Tuesday, 26 May 2015

Crick fatigue

Phew! That's the Crick Boat Show over for another year. I haven't blogged for a while, not because of lack of signal but because the days have been long; we have been entertaining guests in the evening and I've been too whacked out to sit in front of the computer for an hour or so composing each new chunk of this stuff.

There's been a lot happening over the last few days but, even now, there isn't enough time to detail it all. I'll just mention a few of the people we met at Crick.

It was really good to see Del and Al of Derwent6 over for a day's visit. We saw Adam and Adrian (Briar Rose); Neil and Kath (Herbie); Andy and Helen (Wandering Bark and The Jam Butty) and we met Barry and Sandra of Areandare (the homebrew boat) for the first time. Now there's a couple it's impossible not to like - they are such good company. We also saw many fellow members of the Boaters' Christian Fellowship, of course. We were there to help run the BCF stand in its usual place in the Kingfisher Marquee.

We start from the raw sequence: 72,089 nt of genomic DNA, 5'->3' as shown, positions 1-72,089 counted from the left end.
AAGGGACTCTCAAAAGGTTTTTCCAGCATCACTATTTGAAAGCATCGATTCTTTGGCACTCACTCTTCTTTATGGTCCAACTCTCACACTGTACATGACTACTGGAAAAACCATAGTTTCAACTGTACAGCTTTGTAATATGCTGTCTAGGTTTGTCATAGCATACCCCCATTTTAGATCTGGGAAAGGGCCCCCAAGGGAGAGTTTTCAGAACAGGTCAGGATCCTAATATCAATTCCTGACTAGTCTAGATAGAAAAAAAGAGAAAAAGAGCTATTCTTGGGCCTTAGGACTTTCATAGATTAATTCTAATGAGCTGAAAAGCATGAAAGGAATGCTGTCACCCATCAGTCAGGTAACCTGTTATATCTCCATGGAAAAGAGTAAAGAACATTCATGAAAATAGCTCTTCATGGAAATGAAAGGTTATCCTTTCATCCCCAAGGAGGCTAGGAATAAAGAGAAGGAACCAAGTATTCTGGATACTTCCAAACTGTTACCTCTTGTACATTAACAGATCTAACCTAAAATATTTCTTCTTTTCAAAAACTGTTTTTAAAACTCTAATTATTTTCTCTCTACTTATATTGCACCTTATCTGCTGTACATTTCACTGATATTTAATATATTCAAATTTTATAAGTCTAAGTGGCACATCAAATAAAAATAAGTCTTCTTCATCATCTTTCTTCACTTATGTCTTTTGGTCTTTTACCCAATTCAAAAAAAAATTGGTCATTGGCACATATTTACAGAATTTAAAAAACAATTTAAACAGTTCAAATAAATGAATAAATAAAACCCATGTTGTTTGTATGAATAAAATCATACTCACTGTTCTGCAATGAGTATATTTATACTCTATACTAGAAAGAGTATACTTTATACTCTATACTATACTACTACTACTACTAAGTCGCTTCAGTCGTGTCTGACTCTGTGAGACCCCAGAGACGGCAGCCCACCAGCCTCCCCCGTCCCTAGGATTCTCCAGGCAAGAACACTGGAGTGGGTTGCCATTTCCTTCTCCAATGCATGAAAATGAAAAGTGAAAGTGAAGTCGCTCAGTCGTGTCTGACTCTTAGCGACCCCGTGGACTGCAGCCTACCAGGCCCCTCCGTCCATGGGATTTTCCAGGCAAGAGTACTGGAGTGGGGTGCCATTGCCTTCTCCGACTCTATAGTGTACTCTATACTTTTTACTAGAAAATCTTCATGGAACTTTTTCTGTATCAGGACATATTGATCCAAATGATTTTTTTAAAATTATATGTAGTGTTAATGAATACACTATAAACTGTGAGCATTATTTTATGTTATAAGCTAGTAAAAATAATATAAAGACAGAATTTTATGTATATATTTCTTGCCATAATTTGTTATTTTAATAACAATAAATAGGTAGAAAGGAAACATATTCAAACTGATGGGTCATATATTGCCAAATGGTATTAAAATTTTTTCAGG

We did get some time off to wander round the show site; I bought new firebricks for the stove; a new Nicholson's and some oil. We looked round only one boat, being put off by the need to book (and the fact that we're not really looking for a new boat anyway).

It just so happens that the boat we looked at went on to win the "best boat" accolade (I think I'm right in saying that. We looked round Ampere by Wharf House Narrowboats).

This year I managed to get to three of the seminars: The Blind Boater (Tracey Clarke); Floating Business (Andy and Helen, Barry and Sandra and Sarah Henshaw); and Boat Maintenance (Mark Langley and Rupert Smedley from Waterways World magazine). All three were very good, certainly beating aimlessly wandering round the show site!

On Sunday Jan and I went to the beer tent for the Hazel O'Connor gig, bumping into Andy and Helen and Barry and Sandra straight away. The venue was packed; we joined the crowd outside but with a good view of the stage.

It's not really my music, but Hazel O'Connor gave an energetic performance.

Gosh, the time has run away from me yet again. Just to say that we're now at Foxton with Adrian and Chris (Essence).

Thursday, 21 May 2015

Rubber mats laid on towpath at Crick, bridge over the top?

CRT have today put rubber mats down on sections of the towpath in the vicinity of the Crick Boat Show.